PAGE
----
Avery: Well, you’re a big story, mate, you’re really important now.

MB: Yeah, mm.

Avery: I mean, Ivan Milat and these fellows are chicken feed.

MB: Yes, they’re tame aren’t they compared to what I’ve alleged to have …..

Avery: What do you miss most of all?

MB: I miss my girlfriend and my Mum.

Avery: Has your Mum been to see you much

MB: Yeah, she comes in about every 3 weeks. Apart from that there’s no-one. It will be good when I’m allowed to mix with the other prisoners but that will be a long time probably.

Avery: The problem is your safety, isn’t it.

MB: Hm.

Avery: See the other prisoners might want to

MB: Get to me

Avery: Slit your throat

MB: (laughter) Yes

Avery: You’re a wanted man, see…

Avery: We’ll have to arrange for you to have a haircut won’t we?

MB: Yes but I can’t have a hair cut until after the Court case

Avery: Who said that?

MB: I mentioned that to one of the officers…..

Avery: I’ll be back in a couple of days and we’ll have a couple of hours going through what happened, what you did, why you did it. Right and then we’ll talk about trials or what.

MB: Will that actually be a statement?

Avery: Well it will just be your instructions to me, right. I’m your Lawyer. I can’t pass it on to anyone. I won’t be saying what you said. It’s what you instruct me. Right. Lawyer’s discussions with clients are privileged right. They can’t go somewhere else and tell someone.

MB: I don’t know if I can recall (indecipherable) … or recall being down there. I can’t recall a lot of what occurred but we can talk about that.

Avery: Well we’ll see where we go alright but I mean the reality is you’ve certainly made lots of admissions to lots of people that it was you, “me”.

MB: Yeah, on the video. [Referring to the one and only moment in the July 4 interview when MB, attempting humor said “You will find out who’s responsible for all this: me.”] [Unless it was photoshopped?]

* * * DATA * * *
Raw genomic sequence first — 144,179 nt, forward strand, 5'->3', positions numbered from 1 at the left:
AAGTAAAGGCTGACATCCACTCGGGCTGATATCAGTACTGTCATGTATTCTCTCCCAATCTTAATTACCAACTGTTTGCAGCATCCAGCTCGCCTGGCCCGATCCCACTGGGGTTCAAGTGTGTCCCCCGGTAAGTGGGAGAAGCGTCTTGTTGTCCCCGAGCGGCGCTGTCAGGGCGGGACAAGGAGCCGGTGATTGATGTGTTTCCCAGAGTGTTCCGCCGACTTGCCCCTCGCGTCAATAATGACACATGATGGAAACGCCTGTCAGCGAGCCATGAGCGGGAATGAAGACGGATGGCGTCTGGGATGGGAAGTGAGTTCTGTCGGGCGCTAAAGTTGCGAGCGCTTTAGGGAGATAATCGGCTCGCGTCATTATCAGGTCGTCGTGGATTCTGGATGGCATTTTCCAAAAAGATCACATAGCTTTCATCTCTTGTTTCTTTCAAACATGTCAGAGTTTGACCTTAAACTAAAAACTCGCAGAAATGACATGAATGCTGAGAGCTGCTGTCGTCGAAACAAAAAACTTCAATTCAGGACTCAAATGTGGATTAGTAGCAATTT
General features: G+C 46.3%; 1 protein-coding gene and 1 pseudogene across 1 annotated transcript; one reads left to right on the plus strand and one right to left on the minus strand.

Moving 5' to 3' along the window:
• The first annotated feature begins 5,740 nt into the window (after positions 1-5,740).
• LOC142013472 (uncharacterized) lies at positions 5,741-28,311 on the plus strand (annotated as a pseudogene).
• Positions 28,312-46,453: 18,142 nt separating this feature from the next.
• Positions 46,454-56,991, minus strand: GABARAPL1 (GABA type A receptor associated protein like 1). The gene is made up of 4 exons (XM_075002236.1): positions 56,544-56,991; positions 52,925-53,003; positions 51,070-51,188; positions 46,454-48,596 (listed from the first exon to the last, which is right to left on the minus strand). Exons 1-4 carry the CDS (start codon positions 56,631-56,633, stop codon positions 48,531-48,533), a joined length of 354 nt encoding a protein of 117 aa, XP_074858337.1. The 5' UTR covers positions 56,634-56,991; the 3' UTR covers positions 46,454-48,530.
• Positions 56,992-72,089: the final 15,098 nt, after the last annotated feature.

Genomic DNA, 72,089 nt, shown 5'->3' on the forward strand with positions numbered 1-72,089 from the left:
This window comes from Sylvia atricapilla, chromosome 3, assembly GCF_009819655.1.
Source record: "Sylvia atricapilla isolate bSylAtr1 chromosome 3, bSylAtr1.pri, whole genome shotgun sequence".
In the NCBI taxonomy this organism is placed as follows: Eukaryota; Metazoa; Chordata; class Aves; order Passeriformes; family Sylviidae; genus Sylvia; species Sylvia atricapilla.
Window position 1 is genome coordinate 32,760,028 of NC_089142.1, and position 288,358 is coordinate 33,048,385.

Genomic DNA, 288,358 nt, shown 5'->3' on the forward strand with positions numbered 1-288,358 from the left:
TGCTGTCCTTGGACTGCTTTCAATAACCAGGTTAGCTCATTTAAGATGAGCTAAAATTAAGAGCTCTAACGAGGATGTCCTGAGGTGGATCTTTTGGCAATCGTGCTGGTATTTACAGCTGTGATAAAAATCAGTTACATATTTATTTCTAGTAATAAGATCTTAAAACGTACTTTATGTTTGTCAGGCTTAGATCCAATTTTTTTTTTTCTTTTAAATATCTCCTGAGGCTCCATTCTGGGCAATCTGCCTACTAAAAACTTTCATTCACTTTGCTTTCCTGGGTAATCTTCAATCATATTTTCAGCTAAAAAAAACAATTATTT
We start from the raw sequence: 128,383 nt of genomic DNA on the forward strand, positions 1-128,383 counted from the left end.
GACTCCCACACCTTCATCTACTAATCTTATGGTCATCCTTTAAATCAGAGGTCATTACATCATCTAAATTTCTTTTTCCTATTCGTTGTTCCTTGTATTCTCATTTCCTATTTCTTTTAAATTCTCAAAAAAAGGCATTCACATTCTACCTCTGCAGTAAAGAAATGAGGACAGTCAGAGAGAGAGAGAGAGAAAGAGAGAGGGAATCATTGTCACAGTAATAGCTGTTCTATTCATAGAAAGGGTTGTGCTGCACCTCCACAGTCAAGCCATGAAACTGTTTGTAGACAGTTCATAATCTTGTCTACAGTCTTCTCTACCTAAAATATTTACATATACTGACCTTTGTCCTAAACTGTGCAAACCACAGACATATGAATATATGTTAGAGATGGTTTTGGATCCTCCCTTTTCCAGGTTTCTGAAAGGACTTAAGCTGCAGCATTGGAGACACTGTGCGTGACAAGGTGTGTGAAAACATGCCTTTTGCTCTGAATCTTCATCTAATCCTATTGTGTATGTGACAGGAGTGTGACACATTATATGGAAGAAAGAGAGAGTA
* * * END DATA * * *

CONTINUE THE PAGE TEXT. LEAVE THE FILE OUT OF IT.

Avery: Yeah

MB: That was when they left the room and came back. I must have said something like that, but I don’t recall, honestly I don’t, but I don’t recall pointing at myself

Avery: Well, you did. I’ve looked at the video.

MB: Well that’s strong evidence, that’s more or less….

Avery: Admitting it. That is a total confession, that’s what that’s called.

MB: Will that go to trial?….

Avery: If you have a trial, that’s the first bit of evidence they will put up and say here he is pointing to himself and saying “it’s me”.

MB: And then it would be over, would it, the trial?

Avery: Well it could be. I mean that’s the best bit of evidence they’ve got isn’t it, Martin Bryant pointing to himself and saying I’m the mass murderer. They don’t need much more.

MB: No.

Avery: Anyway, we don’t have to talk that through today. The purpose of today I repeat is to see whether you’re content with me as a Lawyer. To deal with it and that we are going to be frank with each other and not set any unreal expectations…..

MB: No fear. If a person murders one person, I think they get about 21 years. …..

MB: Because Mr. B, do you know Mr. B?

Avery: I know Mr. B, yes and Mr. D.

MB: Well, they are trying to brain wash me to not having a trial.

Avery: Well, I am not going to try and brain wash you on anything. If you want to have a trial we’ll have a trial. All I am saying, we have to look at what a trial is going to be about and we’ve got to look at the inevitability at a trial that you will be found guilty.

MB: Would I be found guilty if I wasn’t on that video screen?